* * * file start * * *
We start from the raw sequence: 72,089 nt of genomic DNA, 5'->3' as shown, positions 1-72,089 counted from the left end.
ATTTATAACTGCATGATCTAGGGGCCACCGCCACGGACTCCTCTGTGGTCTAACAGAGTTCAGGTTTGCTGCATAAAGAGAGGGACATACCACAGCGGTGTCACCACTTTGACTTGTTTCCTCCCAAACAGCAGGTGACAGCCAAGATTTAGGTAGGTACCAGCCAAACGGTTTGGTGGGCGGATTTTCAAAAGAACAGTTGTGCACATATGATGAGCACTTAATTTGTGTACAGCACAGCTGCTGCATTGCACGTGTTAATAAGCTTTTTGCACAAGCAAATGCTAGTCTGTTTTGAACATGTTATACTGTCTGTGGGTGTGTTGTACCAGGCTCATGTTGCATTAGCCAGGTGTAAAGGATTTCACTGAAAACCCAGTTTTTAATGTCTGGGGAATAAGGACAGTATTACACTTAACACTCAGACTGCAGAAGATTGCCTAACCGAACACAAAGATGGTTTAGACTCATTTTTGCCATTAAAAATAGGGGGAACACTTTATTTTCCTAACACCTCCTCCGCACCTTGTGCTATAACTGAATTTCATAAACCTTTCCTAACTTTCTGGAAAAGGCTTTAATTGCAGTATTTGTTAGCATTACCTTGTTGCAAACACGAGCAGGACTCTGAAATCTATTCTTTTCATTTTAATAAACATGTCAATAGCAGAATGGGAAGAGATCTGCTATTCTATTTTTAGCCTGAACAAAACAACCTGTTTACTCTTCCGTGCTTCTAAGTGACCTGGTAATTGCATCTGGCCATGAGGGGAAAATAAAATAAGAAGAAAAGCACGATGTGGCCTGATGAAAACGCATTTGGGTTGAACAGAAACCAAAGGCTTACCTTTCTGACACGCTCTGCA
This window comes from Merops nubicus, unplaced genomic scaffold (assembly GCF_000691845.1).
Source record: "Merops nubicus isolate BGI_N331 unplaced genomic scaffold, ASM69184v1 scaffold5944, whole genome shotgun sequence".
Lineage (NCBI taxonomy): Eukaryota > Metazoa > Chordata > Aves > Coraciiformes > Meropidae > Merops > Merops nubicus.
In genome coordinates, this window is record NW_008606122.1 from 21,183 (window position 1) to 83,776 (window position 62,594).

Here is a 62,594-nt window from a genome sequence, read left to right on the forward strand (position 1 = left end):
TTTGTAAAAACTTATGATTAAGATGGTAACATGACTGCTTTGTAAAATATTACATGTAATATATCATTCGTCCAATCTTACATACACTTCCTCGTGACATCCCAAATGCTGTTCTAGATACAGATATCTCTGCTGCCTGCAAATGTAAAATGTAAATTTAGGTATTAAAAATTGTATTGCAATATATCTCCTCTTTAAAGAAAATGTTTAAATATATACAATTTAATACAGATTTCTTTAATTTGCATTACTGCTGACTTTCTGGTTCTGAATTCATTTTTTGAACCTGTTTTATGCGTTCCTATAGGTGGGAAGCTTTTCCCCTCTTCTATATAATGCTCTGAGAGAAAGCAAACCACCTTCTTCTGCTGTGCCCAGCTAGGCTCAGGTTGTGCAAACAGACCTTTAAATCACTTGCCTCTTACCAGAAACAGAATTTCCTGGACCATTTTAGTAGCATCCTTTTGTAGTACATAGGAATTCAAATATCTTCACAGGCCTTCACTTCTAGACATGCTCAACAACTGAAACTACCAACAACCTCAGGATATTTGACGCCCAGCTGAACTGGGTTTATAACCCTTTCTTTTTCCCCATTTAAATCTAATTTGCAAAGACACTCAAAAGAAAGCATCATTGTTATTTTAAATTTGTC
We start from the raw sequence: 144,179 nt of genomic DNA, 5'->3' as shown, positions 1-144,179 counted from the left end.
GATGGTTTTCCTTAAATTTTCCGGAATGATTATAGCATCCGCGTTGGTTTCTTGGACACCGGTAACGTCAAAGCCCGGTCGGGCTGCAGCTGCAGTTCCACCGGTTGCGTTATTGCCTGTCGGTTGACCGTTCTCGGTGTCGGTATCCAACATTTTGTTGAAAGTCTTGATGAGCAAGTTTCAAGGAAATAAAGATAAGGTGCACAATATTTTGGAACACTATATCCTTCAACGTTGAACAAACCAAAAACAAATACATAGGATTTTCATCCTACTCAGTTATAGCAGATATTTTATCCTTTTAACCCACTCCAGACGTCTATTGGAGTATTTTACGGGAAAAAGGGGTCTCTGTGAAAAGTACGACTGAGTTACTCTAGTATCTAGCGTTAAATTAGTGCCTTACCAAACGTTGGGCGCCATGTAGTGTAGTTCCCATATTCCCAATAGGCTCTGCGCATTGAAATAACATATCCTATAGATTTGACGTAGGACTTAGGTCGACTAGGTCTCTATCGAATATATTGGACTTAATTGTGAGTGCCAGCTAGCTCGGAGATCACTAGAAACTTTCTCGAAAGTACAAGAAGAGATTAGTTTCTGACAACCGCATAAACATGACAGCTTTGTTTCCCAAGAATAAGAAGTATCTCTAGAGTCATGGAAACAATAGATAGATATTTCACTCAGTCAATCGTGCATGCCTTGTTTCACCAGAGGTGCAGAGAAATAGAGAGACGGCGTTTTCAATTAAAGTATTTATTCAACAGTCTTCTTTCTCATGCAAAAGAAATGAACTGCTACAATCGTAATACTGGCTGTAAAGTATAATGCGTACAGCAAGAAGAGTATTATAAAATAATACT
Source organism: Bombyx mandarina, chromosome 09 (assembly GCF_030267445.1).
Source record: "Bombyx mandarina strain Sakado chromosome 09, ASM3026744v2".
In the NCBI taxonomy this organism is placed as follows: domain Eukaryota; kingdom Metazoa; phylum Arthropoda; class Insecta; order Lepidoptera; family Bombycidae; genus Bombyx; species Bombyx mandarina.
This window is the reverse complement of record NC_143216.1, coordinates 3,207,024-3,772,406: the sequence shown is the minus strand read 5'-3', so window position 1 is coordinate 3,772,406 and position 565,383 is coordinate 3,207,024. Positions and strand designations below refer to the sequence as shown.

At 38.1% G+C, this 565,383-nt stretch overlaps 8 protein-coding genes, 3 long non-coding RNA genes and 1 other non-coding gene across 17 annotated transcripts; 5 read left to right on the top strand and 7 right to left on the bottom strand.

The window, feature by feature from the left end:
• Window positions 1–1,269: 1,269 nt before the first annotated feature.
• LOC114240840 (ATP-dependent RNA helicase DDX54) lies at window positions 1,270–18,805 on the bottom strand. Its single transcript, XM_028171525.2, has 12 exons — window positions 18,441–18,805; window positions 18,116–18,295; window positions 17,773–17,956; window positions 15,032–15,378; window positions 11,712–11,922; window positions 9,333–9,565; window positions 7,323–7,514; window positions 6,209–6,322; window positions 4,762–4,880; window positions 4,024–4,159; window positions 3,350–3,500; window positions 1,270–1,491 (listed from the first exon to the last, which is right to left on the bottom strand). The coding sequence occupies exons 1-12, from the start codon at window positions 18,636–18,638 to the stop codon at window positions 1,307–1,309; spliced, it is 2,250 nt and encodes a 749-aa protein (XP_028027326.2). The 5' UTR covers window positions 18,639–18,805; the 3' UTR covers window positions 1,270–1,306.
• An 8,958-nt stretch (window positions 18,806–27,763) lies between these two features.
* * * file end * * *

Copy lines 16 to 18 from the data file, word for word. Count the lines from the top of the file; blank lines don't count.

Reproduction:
The window, feature by feature from the left end:
• Window positions 1–1,269: 1,269 nt before the first annotated feature.
• LOC114240840 (ATP-dependent RNA helicase DDX54) lies at window positions 1,270–18,805 on the bottom strand. Its single transcript, XM_028171525.2, has 12 exons — window positions 18,441–18,805; window positions 18,116–18,295; window positions 17,773–17,956; window positions 15,032–15,378; window positions 11,712–11,922; window positions 9,333–9,565; window positions 7,323–7,514; window positions 6,209–6,322; window positions 4,762–4,880; window positions 4,024–4,159; window positions 3,350–3,500; window positions 1,270–1,491 (listed from the first exon to the last, which is right to left on the bottom strand). The coding sequence occupies exons 1-12, from the start codon at window positions 18,636–18,638 to the stop codon at window positions 1,307–1,309; spliced, it is 2,250 nt and encodes a 749-aa protein (XP_028027326.2). The 5' UTR covers window positions 18,639–18,805; the 3' UTR covers window positions 1,270–1,306.